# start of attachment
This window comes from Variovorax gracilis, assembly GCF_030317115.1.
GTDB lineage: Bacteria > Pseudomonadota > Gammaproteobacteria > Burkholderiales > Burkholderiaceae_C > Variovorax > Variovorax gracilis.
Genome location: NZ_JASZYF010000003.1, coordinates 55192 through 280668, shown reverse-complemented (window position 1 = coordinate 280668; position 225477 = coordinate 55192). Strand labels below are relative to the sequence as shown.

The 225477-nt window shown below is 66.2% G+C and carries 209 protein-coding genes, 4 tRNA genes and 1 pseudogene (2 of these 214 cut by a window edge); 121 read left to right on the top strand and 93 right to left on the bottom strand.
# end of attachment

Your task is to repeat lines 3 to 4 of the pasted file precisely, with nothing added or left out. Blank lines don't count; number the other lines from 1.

Genome location: NZ_JASZYF010000003.1, coordinates 55192 through 280668, shown reverse-complemented (window position 1 = coordinate 280668; position 225477 = coordinate 55192). Strand labels below are relative to the sequence as shown.

The 225477-nt window shown below is 66.2% G+C and carries 209 protein-coding genes, 4 tRNA genes and 1 pseudogene (2 of these 214 cut by a window edge); 121 read left to right on the top strand and 93 right to left on the bottom strand.